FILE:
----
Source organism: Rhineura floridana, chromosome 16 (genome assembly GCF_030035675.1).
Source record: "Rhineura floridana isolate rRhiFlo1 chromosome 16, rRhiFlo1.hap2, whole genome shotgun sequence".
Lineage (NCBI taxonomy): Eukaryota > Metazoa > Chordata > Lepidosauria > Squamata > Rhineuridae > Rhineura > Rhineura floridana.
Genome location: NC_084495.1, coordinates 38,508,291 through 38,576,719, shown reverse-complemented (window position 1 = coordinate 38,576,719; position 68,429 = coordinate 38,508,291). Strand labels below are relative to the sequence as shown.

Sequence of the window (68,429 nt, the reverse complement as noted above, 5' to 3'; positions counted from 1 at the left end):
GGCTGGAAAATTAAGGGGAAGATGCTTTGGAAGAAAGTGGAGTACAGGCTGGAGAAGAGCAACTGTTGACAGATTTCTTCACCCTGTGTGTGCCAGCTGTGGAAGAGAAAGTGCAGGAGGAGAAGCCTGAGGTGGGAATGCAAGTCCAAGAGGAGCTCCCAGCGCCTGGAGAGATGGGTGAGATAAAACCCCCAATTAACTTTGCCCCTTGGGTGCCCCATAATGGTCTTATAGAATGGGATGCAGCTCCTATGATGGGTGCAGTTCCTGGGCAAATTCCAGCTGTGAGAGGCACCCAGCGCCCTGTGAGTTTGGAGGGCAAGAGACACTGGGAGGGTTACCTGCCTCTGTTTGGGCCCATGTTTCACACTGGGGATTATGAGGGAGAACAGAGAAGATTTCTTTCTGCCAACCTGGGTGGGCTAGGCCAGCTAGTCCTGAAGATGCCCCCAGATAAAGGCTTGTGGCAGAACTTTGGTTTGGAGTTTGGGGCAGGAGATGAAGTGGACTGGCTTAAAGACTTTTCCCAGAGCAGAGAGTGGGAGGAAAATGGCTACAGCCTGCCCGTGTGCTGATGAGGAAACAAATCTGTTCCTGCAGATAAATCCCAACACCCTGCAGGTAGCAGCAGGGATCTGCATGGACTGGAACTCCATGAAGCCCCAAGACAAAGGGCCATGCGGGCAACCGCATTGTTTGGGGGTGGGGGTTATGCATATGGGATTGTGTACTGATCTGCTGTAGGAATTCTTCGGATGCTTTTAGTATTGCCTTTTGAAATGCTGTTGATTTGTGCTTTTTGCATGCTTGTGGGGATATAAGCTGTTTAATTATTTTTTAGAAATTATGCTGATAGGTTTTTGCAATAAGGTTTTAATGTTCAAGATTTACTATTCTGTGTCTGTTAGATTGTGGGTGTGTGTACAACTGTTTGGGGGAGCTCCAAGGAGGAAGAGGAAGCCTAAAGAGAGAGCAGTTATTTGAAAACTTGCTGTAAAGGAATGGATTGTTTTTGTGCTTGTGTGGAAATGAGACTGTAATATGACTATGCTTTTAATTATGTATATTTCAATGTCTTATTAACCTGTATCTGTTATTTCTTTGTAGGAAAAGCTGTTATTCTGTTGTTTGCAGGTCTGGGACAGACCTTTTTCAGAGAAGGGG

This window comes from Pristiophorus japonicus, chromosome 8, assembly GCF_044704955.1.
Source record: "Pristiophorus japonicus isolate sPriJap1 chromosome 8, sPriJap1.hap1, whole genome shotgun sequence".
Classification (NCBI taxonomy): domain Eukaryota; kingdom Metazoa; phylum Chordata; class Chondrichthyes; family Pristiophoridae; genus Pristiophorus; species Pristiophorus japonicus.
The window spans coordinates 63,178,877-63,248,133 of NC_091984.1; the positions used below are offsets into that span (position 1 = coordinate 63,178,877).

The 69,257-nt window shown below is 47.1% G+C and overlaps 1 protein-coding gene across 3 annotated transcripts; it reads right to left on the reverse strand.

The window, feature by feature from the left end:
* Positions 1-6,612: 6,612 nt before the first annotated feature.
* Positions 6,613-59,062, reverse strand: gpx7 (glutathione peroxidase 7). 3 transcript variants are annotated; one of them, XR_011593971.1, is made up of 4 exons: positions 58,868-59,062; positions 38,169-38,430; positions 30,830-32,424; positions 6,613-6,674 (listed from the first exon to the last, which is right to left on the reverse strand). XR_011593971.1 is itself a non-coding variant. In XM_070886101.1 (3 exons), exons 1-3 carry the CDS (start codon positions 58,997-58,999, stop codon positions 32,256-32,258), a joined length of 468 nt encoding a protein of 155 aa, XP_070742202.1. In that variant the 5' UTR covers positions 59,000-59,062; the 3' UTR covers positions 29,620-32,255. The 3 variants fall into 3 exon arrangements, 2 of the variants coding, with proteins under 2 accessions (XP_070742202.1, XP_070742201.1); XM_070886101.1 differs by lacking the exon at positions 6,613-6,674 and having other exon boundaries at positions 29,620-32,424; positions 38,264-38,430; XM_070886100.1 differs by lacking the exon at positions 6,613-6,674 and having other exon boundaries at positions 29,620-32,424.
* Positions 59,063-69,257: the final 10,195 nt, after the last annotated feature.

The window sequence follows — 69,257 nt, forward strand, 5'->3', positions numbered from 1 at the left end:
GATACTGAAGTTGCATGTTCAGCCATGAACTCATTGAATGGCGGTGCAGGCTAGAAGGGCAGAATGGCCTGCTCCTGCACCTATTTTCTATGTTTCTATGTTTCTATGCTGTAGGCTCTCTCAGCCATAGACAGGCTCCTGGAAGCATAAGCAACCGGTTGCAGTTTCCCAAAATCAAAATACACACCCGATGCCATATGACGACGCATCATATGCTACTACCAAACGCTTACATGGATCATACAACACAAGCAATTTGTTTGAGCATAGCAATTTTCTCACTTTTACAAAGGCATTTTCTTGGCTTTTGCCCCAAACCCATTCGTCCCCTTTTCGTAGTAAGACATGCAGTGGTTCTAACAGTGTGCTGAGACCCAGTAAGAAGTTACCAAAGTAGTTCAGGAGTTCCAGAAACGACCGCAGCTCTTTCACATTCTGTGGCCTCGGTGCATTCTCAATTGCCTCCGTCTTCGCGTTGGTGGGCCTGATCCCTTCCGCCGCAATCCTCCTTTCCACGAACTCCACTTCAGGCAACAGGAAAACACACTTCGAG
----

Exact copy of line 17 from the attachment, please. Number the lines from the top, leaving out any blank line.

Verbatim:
GATACTGAAGTTGCATGTTCAGCCATGAACTCATTGAATGGCGGTGCAGGCTAGAAGGGCAGAATGGCCTGCTCCTGCACCTATTTTCTATGTTTCTATGTTTCTATGCTGTAGGCTCTCTCAGCCATAGACAGGCTCCTGGAAGCATAAGCAACCGGTTGCAGTTTCCCAAAATCAAAATACACACCCGATGCCATATGACGACGCATCATATGCTACTACCAAACGCTTACATGGATCATACAACACAAGCAATTTGTTTGAGCATAGCAATTTTCTCACTTTTACAAAGGCATTTTCTTGGCTTTTGCCCCAAACCCATTCGTCCCCTTTTCGTAGTAAGACATGCAGTGGTTCTAACAGTGTGCTGAGACCCAGTAAGAAGTTACCAAAGTAGTTCAGGAGTTCCAGAAACGACCGCAGCTCTTTCACATTCTGTGGCCTCGGTGCATTCTCAATTGCCTCCGTCTTCGCGTTGGTGGGCCTGATCCCTTCCGCCGCAATCCTCCTTTCCACGAACTCCACTTCAGGCAACAGGAAAACACACTTCGAG